"Surely, two girls will have a better time in this lonely old place
than one could have alone. For my part, I am delighted to find you at
"Thank you," said Beth. "That's a nice thing to say, but I doubt if it's true. Don't let's beat around the bush. I hate hypocrisy15, and if we're going to be friends let's be honest with one another from the start."
"Well?" queried16 Louise, evidently amused.
"It's plain to me that Aunt Jane has invited us here to choose which one of us shall inherit her money—and Elmhurst. She's old and feeble, and she hasn't any other relations."
"Oh, yes, she has" corrected Louise.
"You mean Patricia Doyle?"
"What do you know of her?"
"Nothing at all."
"Where does she live?"
"I haven't the faintest idea."
Louise spoke17 as calmly as if she had not mailed Patricia's defiant18 letter to Aunt Jane, or discovered her cousin's identity in the little hair-dresser from Madame Borne's establishment.
"Has Aunt Jane mentioned her?" continued Beth.
"Not in my presence."
"Then we may conclude she's left out of the arrangement," said Beth, calmly. "And, as I said, Aunt Jane is likely to choose one of us to succeed her at Elmhurst. I hoped I had it all my own way, but it's evident I was mistaken. You'll fight for your chance and fight mighty19 hard!"
Louise laughed merrily.
"How funny!" she exclaimed, after a moment during which Beth frowned at her darkly. "Why, my dear cousin, I don't want Aunt Jane's money."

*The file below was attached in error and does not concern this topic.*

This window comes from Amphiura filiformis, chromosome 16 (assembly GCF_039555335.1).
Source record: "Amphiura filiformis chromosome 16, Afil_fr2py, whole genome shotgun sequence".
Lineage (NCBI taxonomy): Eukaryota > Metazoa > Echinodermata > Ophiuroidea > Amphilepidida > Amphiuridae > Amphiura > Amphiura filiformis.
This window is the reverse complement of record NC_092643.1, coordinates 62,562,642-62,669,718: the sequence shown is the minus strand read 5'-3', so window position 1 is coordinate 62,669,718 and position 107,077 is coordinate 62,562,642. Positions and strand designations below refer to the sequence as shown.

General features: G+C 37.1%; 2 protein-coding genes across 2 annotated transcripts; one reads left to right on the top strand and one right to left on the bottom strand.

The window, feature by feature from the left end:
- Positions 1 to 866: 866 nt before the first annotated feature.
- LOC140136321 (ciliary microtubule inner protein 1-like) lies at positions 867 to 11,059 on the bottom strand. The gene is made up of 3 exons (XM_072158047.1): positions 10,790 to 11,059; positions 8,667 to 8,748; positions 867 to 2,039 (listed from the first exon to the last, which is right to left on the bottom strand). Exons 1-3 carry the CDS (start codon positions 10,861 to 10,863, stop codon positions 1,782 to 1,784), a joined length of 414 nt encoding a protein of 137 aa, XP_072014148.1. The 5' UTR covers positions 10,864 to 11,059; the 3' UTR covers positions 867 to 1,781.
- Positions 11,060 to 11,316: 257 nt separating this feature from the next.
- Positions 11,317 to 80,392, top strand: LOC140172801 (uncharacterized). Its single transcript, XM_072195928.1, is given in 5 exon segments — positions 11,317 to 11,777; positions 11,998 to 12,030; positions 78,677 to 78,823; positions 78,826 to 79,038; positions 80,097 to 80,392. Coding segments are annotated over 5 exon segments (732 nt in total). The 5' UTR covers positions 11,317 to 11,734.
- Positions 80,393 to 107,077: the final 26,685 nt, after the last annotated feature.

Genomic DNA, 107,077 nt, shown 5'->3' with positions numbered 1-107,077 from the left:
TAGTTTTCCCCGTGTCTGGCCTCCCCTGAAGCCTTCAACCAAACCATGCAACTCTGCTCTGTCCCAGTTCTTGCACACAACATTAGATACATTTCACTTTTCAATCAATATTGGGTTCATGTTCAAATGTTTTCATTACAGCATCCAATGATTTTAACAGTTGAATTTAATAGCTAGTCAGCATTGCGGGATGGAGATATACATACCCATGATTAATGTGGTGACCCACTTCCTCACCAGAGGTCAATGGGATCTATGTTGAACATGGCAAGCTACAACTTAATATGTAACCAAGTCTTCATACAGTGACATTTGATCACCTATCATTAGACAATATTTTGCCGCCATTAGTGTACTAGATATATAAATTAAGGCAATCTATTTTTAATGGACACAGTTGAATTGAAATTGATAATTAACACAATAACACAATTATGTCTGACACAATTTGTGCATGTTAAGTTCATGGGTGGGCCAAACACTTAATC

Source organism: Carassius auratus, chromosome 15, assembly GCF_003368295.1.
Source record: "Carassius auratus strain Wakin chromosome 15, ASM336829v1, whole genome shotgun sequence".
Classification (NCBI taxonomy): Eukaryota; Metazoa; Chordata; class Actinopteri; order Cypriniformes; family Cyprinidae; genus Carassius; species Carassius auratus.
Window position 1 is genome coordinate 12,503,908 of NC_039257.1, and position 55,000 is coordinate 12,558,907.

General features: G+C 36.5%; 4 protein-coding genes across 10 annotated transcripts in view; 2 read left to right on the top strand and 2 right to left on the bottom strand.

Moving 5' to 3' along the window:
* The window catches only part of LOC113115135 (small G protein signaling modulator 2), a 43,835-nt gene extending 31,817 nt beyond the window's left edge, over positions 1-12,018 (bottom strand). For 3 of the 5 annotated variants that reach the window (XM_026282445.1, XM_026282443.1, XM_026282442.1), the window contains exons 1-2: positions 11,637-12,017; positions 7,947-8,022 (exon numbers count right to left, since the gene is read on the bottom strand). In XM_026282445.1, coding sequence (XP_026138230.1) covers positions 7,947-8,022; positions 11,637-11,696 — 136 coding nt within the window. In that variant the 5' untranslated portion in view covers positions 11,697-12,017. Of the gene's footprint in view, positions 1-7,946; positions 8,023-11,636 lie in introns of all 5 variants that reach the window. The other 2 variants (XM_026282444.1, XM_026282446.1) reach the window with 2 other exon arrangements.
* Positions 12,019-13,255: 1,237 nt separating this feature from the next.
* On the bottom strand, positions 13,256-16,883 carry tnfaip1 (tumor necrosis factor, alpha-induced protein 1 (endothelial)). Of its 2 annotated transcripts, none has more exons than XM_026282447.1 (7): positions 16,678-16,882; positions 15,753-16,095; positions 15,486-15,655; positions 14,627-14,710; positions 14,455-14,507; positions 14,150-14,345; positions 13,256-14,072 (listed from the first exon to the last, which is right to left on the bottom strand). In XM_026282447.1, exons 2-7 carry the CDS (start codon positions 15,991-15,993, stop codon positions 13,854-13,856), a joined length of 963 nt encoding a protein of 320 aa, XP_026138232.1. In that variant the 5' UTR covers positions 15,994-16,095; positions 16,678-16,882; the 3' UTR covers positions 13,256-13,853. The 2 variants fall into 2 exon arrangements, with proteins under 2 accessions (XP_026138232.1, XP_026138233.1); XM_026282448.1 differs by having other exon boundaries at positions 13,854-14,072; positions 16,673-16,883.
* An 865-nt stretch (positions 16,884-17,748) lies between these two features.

"You don't?"
"Not a penny of it; nor Elmhurst; nor anything you can possibly lay claim to, my dear. My mother and I are amply provided for, and I am only here to find rest from my social duties and to get acquainted with my dead father's sister. That is all."
"Oh!" said Beth, lying back in her chair with a sigh of relief.
"So it was really a splendid idea of yours to be frank with me at our first meeting," continued Louise, cheerfully; "for it has led to your learning the truth, and I am sure you will never again grieve me by suggesting that I wish to supplant20 you in Aunt Jane's favor. Now tell me something about yourself and your people. Are you poor?"
"Poor as poverty," said Beth, gloomily. "My father teaches music, and mother scolds him continually for not being able to earn enough money to keep out of debt."
"Hasn't Aunt Jane helped you?"
"We've never seen a cent of her money, although father has tried at times to borrow enough to help him out of his difficulties."
"That's strange. She seems like such a dear kindly21 old lady," said
Louise, musingly22.
"I think she's horrid," answered Beth, angrily; "but I mustn't let her know it. I even kissed her, when she asked me to, and it sent a shiver all down my back."
Louise laughed with genuine amusement.
"You must dissemble, Cousin Elizabeth," she advised, "and teach our aunt to love you. For my part, I am fond of everyone, and it delights me to fuss around invalids23 and assist them. I ought to have been a trained nurse, you know; but of course there's no necessity of my earning a living."
"I suppose not," said Beth. Then, after a thoughtful silence, she resumed abruptly